In March 2022, between the two presidential election rounds, Emmanuel Macron announced a flagship measure: the ‘social leasing’ of electric vehicles at €100 per month. Following a long gestation period, the scheme finally opened to the public on January 1, 2024, but only six weeks later was shut down, a victim of too many applicants for its planned budget and available supply of vehicles. The program’s success demonstrates its relevance and justifies its future expansion; however, the system needs to change if it is to meet the challenges highlighted by this pilot scheme. In this blog post, the Institut Mobilités en Transition (IMT) evaluates the initial implementation phase and shows how social leasing can be an effective transition tool and contribute to resolving specific structural problems of the precarious and dependent households concerned.

Social leasing: characteristics and budget trade-offs

After extensive consultation, the government unveiled the details of this new scheme in January 2024. It was to be earmarked for the poorest 50% of the French population who depend on their vehicle for day-to-day business1 . The scheme’s design followed the traditional options for long-term leasing or leasing with an option to purchase used by the leading actors in the industry. A state subsidy could amount to as much as €13,000, and would fully cover the initial deposit. Monthly payments would vary between €70 and €150, depending on the vehicle model. All eligible vehicles would have to meet a minimum environmental score (as defined by ADEME2 for receiving an ecological bonus), thus excluding virtually all models produced in China. Finally, the contract term would be three years, renewable once, and would include the possibility of early termination, free of charge, in the event of loss of employment. 

It was an attractive proposal and was immediately popular with many people in France. However, with only 25,000 vehicles planned to launch the scheme, the government was overly cautious. Within six weeks, social leasing had become a victim of its own success: the platform received 90,000 applications. The government was soon forced to freeze the registration scheme, having exceeded its initial target both in the number of vehicles available from manufacturers (who put forward the models to be included in the scheme, and committed themselves to specific quantities) and in terms of the budget (about €650 million).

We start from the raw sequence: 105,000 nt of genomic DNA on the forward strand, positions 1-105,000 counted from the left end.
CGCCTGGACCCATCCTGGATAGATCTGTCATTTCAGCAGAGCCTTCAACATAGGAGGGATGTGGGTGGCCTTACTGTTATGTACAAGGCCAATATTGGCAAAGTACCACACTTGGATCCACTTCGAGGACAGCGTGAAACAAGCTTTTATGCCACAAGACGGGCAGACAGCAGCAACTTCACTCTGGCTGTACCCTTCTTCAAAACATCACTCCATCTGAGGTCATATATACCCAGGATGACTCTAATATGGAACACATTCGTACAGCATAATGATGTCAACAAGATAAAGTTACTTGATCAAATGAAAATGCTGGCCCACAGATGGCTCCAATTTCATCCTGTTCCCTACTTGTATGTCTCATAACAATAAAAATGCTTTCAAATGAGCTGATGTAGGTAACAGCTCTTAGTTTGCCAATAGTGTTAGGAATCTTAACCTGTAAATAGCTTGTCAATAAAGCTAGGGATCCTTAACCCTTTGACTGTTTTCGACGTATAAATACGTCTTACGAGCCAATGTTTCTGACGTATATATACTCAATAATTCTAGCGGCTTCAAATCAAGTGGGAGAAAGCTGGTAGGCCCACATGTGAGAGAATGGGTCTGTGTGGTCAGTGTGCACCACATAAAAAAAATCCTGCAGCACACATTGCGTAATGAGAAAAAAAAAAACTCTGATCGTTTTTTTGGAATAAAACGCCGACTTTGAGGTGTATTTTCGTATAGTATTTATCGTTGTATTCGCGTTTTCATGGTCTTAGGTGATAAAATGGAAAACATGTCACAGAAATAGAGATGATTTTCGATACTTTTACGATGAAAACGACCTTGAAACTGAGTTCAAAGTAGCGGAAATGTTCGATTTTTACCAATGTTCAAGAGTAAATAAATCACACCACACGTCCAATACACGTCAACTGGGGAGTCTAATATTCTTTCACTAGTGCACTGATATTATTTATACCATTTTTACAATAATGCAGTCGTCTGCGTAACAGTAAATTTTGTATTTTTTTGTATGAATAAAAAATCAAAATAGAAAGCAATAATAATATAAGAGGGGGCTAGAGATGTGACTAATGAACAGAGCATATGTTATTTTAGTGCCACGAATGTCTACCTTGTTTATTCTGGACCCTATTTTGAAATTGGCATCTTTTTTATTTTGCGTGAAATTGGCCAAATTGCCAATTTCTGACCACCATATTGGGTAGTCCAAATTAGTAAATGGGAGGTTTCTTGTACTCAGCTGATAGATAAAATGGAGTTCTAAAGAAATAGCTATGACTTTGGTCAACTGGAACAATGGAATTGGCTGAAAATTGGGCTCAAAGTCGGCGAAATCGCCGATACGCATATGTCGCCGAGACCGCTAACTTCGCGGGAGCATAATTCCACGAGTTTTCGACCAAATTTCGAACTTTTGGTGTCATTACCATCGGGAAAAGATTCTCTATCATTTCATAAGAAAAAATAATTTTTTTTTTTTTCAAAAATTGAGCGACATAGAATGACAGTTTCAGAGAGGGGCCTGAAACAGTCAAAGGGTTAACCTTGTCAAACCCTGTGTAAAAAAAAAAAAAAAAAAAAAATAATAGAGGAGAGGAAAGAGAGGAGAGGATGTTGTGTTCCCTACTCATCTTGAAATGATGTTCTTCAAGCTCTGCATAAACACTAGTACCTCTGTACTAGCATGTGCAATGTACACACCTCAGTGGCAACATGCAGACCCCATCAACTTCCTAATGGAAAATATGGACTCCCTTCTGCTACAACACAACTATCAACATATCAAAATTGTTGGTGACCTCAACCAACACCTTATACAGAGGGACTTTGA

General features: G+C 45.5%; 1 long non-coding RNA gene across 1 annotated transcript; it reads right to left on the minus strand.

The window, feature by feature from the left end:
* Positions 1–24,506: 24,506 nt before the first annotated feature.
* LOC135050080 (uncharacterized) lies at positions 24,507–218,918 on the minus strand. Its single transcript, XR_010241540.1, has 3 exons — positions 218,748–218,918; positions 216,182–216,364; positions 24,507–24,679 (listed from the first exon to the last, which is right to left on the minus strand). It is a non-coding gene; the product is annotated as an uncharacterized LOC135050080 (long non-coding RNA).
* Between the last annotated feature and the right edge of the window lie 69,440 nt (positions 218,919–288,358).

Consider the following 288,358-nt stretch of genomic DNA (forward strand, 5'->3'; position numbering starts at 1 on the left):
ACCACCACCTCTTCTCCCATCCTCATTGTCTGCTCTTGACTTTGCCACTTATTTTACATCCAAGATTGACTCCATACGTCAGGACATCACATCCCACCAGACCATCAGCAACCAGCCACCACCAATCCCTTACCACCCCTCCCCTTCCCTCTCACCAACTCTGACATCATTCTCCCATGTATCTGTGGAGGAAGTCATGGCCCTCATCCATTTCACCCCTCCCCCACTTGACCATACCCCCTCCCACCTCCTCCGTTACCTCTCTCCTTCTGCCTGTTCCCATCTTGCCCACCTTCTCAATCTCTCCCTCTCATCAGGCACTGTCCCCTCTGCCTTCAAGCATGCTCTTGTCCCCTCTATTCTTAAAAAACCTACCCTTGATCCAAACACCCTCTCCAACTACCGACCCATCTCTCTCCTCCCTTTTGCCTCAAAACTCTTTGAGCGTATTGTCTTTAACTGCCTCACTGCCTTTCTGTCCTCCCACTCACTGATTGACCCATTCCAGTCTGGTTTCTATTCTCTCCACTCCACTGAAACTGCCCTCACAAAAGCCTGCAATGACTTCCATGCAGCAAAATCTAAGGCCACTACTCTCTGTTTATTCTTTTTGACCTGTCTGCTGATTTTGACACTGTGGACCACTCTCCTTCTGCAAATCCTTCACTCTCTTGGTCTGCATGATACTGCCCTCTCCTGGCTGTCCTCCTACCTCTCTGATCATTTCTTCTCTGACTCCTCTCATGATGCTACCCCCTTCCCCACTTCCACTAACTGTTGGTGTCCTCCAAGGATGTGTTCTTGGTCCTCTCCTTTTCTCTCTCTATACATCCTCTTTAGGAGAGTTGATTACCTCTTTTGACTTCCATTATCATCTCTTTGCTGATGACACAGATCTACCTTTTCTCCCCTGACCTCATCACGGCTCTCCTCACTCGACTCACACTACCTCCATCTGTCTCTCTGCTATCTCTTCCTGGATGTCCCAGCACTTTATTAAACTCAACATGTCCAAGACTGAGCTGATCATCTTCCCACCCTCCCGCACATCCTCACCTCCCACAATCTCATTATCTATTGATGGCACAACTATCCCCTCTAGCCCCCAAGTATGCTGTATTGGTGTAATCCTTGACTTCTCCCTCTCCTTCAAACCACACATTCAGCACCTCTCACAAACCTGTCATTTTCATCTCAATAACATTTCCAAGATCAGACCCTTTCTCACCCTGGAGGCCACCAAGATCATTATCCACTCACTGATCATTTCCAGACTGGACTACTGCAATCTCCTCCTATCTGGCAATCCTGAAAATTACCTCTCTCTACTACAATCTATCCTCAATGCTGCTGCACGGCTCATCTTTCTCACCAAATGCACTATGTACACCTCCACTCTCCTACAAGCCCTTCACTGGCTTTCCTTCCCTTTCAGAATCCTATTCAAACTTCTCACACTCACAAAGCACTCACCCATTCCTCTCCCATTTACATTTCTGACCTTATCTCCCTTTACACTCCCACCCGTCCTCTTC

The 2024 Finance Law included social leasing, just like the premium on conversion and the ecological bonus, in its allocation of €1.5 billion for funding the greening of the vehicular fleet. To respond to the popularity of the scheme and finance the 50,000 orders eventually approved, while remaining within the allocated budget, the Ministry of Finance had to cut other elements. It was decided to reduce the bonus on the purchase of an electric vehicle by €1,000 for individuals (which generally benefited the wealthiest households), and to abolish purchase subsidies for businesses. Given these circumstances, how can the scheme be renewed in 2025 and the difficult budgetary equation resolved? 

A few guidelines for the new scheme

Considering and testing an adjusted model in terms of duration and cost

In our proposals (T&E, Iddri, 2023), we recommended a significantly different model from the one adopted; specifically, (1) for eligibility of the households targeted, opting for lower income groups in deciles 1 to 4; and above all, (2) for duration, based not on a household’s commitment, but on the time a vehicle remains in the scheme (10 years), with the possibility for passing on a vehicle from one household to another (but still as a social lease), with refurbishment between each contract integrated into the budget. This proposal, which reduces some of the uncertainty around a vehicle’s residual value after three years, achieves roughly identical monthly rental amounts, but with the state’s entry premium halved. Finally, as with the government scheme, the proposal assumes that unpaid rentals amounts will be covered by the state. The point here is to limit the cost of the scheme per eligible household or per vehicle entering the scheme, and therefore to increase their numbers.

Why then was a plan chosen that is so similar to today's leasing companies’ traditional practices? The explanation reflects the fact that leasing companies, wanting to preserve their position and business model, presented themselves as natural facilitators for the scheme; and manufacturers were reluctant participants, apprehensive that the scheme would disrupt the used car market and reduce their profits. This hindered the creation of a joint industrial project. It also understandable that, for a pilot scheme, the public authorities chose to rely on an analysis by traditional leasing actors who know their business model3 .